“So! That’s what you were after,” he said, laying a heavy hand on Babalatchi’s yielding shoulder. “You thought I came here to murder him. Hey? Speak! You faithful dog of an Arab trader!”

“And what else, Tuan?” shrieked Babalatchi, exasperated into sincerity. “What else, Tuan! Remember what he has done; he poisoned our ears with his talk about you. You are a man. If you did not come to kill, Tuan, then either I am a fool or . . . ”

He paused, struck his naked breast with his open palm, and finished in a discouraged whisper —“or, Tuan, you are.”

Lingard looked down at him with scornful serenity. After his long and painful gropings amongst the obscure abominations of Willems’ conduct, the logical if tortuous evolutions of Babalatchi’s diplomatic mind were to him welcome as daylight. There was something at last he could understand — the clear effect of a simple cause. He felt indulgent towards the disappointed sage.

“So you are angry with your friend, O one-eyed one!” he said slowly, nodding his fierce countenance close to Babalatchi’s discomfited face. “It seems to me that you must have had much to do with what happened in Sambir lately. Hey? You son of a burnt father.”

“May I perish under your hand, O Rajah of the sea, if my words are not true!” said Babalatchi, with reckless excitement. “You are here in the midst of your enemies. He the greatest. Abdulla would do nothing without him, and I could do nothing without Abdulla. Strike me — so that you strike all!”

“Who are you,” exclaimed Lingard contemptuously —“who are you to dare call yourself my enemy! Dirt! Nothing! Go out first,” he went on severely. “Lakas! quick. March out!”

He pushed Babalatchi through the doorway and followed him down the short ladder into the courtyard. The boatmen squatting over the fire turned their slow eyes with apparent difficulty towards the two men; then, unconcerned, huddled close together again, stretching forlornly their hands over the embers. The women stopped in their work and with uplifted pestles flashed quick and curious glances from the gloom under the house.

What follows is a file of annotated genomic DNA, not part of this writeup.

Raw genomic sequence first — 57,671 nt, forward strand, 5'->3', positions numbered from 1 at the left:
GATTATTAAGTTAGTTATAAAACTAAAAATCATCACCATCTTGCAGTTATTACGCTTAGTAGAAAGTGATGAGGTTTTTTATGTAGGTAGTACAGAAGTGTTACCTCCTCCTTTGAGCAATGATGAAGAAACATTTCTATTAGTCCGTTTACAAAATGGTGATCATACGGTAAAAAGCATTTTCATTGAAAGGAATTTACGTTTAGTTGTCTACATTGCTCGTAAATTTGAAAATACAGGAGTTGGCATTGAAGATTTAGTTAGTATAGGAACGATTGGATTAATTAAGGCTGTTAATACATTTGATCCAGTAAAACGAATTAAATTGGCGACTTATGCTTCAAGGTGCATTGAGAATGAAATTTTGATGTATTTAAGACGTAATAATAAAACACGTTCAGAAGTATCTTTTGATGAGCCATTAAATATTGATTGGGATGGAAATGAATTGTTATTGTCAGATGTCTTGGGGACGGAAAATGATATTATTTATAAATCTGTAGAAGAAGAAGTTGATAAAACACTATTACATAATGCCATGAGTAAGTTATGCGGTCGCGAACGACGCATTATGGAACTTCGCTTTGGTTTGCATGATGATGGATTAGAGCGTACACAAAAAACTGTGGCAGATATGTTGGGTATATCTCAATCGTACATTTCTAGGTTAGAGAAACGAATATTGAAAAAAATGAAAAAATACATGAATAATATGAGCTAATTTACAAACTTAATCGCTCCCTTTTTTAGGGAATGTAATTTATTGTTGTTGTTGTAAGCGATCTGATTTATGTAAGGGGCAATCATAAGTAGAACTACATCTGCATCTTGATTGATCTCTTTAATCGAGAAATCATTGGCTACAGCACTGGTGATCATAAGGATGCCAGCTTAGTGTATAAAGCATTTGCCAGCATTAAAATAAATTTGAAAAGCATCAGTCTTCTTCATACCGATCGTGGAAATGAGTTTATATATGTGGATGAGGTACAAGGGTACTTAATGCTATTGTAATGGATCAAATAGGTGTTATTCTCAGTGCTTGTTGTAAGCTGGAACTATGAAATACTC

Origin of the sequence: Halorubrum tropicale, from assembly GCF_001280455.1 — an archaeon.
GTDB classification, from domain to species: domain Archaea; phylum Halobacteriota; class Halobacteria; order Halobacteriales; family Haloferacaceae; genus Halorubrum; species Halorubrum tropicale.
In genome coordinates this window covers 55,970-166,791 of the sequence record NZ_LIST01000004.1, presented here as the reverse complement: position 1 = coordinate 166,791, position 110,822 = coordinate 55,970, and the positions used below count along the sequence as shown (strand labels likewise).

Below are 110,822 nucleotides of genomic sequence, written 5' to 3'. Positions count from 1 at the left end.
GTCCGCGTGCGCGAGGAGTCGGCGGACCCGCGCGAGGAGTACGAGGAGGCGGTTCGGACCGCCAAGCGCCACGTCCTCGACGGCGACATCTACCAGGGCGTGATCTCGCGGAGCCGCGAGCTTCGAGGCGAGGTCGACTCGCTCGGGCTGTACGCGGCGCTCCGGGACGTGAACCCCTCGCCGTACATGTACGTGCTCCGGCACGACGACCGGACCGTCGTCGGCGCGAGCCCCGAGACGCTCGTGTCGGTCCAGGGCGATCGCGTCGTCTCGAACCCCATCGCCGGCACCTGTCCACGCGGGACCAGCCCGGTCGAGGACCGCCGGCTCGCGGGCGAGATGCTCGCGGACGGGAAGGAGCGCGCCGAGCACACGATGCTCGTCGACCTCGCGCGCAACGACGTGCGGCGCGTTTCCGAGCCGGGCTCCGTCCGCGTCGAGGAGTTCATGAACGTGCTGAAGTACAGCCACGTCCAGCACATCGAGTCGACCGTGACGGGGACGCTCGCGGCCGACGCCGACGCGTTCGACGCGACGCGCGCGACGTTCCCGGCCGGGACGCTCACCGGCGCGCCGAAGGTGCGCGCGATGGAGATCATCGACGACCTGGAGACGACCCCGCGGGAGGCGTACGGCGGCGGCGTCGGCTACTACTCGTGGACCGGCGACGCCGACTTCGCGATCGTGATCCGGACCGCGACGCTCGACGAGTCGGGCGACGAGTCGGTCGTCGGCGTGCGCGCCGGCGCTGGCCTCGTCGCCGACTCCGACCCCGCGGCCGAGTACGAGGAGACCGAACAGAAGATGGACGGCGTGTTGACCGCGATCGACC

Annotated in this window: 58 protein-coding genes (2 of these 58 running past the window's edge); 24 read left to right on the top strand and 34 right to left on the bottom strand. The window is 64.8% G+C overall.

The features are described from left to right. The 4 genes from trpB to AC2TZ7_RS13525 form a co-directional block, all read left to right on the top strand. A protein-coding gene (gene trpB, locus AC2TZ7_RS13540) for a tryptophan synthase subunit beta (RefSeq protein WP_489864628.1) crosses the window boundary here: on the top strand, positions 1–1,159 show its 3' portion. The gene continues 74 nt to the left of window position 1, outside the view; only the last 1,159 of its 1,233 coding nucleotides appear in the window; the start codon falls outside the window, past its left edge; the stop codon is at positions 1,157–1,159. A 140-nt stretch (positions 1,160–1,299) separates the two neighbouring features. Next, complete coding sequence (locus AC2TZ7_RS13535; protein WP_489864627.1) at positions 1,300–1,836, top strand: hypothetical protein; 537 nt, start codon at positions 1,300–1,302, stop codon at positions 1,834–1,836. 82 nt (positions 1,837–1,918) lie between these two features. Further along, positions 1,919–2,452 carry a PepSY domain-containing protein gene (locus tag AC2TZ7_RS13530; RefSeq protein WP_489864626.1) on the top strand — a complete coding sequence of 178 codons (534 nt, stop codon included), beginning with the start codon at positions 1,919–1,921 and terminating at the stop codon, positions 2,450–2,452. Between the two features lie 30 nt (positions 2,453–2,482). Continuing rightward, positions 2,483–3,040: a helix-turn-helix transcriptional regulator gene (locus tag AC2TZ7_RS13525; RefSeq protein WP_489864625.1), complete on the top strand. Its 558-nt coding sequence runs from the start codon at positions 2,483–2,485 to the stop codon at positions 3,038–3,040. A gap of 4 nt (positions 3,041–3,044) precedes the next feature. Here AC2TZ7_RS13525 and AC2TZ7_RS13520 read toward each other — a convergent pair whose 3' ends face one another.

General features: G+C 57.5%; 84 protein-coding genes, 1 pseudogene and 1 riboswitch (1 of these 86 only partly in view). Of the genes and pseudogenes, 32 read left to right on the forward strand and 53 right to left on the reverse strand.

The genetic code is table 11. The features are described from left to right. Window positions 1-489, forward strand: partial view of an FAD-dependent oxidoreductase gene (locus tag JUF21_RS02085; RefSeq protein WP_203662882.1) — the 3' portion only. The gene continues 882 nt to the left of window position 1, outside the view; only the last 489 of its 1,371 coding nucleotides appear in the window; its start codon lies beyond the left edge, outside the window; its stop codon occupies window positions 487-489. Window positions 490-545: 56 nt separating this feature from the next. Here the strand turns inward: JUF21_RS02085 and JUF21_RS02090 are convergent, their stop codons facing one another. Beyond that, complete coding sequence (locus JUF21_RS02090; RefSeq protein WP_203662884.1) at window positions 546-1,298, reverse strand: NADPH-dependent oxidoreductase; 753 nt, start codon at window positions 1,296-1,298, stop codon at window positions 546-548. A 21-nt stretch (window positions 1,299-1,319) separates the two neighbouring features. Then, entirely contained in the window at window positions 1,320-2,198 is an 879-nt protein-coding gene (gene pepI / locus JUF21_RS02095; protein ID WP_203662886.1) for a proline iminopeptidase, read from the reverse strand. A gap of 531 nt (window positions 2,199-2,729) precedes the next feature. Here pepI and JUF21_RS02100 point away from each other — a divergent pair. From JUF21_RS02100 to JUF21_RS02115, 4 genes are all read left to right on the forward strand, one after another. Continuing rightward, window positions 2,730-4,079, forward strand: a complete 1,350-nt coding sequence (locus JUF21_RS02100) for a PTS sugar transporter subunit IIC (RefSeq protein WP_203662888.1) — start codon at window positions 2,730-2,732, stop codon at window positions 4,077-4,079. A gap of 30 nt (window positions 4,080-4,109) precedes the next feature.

“Is that the way?” asked Lingard with a nod towards the little wicket-gate of Willems’ enclosure.

“If you seek death, that is surely the way,” answered Babalatchi in a dispassionate voice, as if he had exhausted all the emotions. “He lives there: he who destroyed your friends; who hastened Omar’s death; who plotted with Abdulla first against you, then against me. I have been like a child. O shame! . . . But go, Tuan. Go there.”

“I go where I like,” said Lingard, emphatically, “and you may go to the devil; I do not want you any more. The islands of these seas shall sink before I, Rajah Laut, serve the will of any of your people. Tau? But I tell you this: I do not care what you do with him after to-day. And I say that because I am merciful.”

“Tida! I do nothing,” said Babalatchi, shaking his head with bitter apathy. “I am in Abdulla’s hand and care not, even as you do. No! no!” he added, turning away, “I have learned much wisdom this morning. There are no men anywhere. You whites are cruel to your friends and merciful to your enemies — which is the work of fools.”

He went away towards the riverside, and, without once looking back, disappeared in the low bank of mist that lay over the water and the shore. Lingard followed him with his eyes thoughtfully. After awhile he roused himself and called out to his boatmen —

“Hai — ya there! After you have eaten rice, wait for me with your paddles in your hands. You hear?”

“Ada, Tuan!” answered Ali through the smoke of the morning fire that was spreading itself, low and gentle, over the courtyard —“we hear!”

Lingard opened slowly the little wicket-gate, made a few steps into the empty enclosure, and stopped. He had felt about his head the short breath of a puff of wind that passed him, made every leaf of the big tree shiver — and died out in a hardly perceptible tremor of branches and twigs. Instinctively he glanced upwards with a seaman’s impulse. Above him, under the grey motionless waste of a stormy sky, drifted low black vapours, in stretching bars, in shapeless patches, in sinuous wisps and tormented spirals. Over the courtyard and the house floated a round, sombre, and lingering cloud, dragging behind a tail of tangled and filmy streamers — like the dishevelled hair of a mourning woman.

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Last updated Friday, March 7, 2014 at 13:06